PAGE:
Why Lata Mangeshkar outshone other singers

Lata Mangeshkar has often been accused of rendering the other female singers of the era jobless

Lata Mangeshkar (Photo courtesy: social media)
Lata Mangeshkar (Photo courtesy: social media)

Subhash K Jha

She is the undisputed queen of melody. Lata Mangeshkar is to music what Picasso is to painting and Mozart to the symphony. Such talent and reputation come with a price. Lataji has often been accused of rendering the other female singers of the era jobless.

Geeta Dutt for example, who was the favourite of Sachin Dev Burman, suddenly found herself pushed out of favour by the other voice. Or take Lataji’s own sister Asha Bhosle, she was the second choice for all the composers, until O P Nayyar and R D Burman came along. It is said that Geeta would ring up Sachinda and ask him why he had switched to Lataji’s voice. His answer was unchangeable. “Lota (that’s what he called her) is Lota.”

I was once speaking to the great Manna Dey about the so-called competition that Lataji swept away he said, “When Lata emerged as a force to reckon with, the other popular voices of the time like Zohrabai Ambewali and Shamshah Begum began to appear unpolished. They lacked Lata’s sophistication. Lata has a very, very rare talent. I wouldn’t say she has been taught music. Who sun sun ke bani hai. She learnt from Noor Jehan. She even learnt by listening to Geeta Dutt. But Lata polished all the weaknesses in Geeta’s throat.”

The world may have felt that Lataji ousted Geeta Dutt. But Geeta, a gem of a person, never showed any resentment towards her rival. Lataji once told me they were close friends. “We sang many duets together. She was very fond of me. And I of her. She used to confide her domestic problems in me. We spent hours chatting and gossiping,” Lataji told me.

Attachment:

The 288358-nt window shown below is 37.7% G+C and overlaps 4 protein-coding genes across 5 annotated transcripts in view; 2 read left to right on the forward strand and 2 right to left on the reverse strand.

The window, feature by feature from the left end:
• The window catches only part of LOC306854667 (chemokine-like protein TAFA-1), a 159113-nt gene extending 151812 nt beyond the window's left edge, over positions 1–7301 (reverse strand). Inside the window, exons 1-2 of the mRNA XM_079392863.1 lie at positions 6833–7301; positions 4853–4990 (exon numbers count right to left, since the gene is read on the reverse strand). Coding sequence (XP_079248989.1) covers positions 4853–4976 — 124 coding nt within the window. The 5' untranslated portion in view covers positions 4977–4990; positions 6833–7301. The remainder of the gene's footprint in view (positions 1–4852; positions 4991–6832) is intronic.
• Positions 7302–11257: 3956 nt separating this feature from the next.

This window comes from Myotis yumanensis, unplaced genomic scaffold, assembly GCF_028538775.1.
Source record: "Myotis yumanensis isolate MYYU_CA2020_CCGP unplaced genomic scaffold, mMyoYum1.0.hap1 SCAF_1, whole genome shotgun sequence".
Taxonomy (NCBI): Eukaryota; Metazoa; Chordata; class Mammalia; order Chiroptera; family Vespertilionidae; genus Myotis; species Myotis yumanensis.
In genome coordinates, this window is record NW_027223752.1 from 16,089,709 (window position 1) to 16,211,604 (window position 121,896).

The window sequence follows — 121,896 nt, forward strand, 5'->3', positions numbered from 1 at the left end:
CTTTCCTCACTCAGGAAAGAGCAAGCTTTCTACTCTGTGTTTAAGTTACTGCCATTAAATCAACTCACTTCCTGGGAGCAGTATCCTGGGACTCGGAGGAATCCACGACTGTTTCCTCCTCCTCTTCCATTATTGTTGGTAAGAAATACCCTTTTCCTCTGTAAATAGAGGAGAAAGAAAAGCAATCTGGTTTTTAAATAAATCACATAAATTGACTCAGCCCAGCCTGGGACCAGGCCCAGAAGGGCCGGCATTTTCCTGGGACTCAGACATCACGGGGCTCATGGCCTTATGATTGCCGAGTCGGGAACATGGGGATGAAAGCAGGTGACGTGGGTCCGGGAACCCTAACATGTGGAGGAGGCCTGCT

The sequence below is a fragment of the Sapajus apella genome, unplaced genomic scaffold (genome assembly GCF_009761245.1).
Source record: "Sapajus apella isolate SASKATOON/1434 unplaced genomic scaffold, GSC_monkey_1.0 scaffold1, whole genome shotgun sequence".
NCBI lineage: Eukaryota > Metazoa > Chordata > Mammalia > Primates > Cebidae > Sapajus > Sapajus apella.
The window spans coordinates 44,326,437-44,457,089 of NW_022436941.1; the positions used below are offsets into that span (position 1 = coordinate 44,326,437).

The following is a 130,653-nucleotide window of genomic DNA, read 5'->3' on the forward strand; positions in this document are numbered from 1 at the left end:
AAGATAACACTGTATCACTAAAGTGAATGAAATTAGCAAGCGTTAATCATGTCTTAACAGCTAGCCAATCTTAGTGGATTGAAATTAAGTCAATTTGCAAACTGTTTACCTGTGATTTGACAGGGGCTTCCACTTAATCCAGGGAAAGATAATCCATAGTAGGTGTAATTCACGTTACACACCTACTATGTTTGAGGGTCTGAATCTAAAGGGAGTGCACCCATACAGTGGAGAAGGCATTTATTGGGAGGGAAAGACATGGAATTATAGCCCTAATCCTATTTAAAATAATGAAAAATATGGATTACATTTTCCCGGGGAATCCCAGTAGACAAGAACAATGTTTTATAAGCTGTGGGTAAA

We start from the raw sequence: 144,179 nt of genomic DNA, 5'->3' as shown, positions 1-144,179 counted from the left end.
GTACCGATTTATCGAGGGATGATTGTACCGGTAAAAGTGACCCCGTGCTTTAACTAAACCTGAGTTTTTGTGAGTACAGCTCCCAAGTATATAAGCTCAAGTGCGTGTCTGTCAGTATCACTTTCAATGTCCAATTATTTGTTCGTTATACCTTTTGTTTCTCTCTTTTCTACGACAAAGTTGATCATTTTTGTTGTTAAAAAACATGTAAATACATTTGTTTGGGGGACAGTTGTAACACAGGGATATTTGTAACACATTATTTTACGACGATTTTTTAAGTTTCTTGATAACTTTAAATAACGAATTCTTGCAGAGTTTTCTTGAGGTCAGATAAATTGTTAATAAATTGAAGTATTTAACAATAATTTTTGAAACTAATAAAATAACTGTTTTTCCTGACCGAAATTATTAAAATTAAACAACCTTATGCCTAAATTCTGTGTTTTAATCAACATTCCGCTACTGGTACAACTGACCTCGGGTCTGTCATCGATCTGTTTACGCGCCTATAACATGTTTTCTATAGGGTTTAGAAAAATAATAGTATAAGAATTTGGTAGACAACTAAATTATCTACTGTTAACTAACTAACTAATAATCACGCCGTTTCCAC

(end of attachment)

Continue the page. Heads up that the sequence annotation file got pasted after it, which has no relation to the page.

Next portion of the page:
Another singer who is said to have been deeply affected by Lataji’s supremacy is Suman Kalyanpur. It is Ms Kalyanpur’s misfortune that she sounded like a feeble version of Lataji and got branded the ‘poor man’s Lata Mangeshkar.’

Not too many people know this, but Lataji actually recommended Suman K whenever she, Lataji, was unable to do a song. And yet there were stories circulated about Suman’s career being sabotaged. On the contrary, Suman Kalyanpur only benefited from her vocal resemblance to the Nightingale. Whenever composers couldn’t get the original they embraced the echo.

Which brings us to Anuradha Paudwal. She came into the 1990s determined to be Lataji’s replacement. With the backing of T Series she re-recorded every single song she could lay her hands on of Lataji in her own voice. She also tried to get Lataji’s replaced with her own voice in the compositions of Laxmikant-Pyarelal. None of this worked. One can’t “replace” the sun or the moon.

A self-confessed Lata bhakt, Javed Akhtar says, “Lataji is the most defining emblem of Indian cinema. Normally artistes strive for perfection. Only Lata Mangeshkar has achieved it. There’re no boundaries to her excellence and reach.” The poet compares Lataji to the greatest artistes of the world. “Sometimes I think people like Lataji, Ghalib, Beethoven and Shakespeare are far removed from the normal chain of human civilization. If they were just role models how come no one was able to achieve an iota of their perfection? They are intruders of civilisation who come as reminders of the rule of mediocrity that prevails. Lataji belongs to a different league.”

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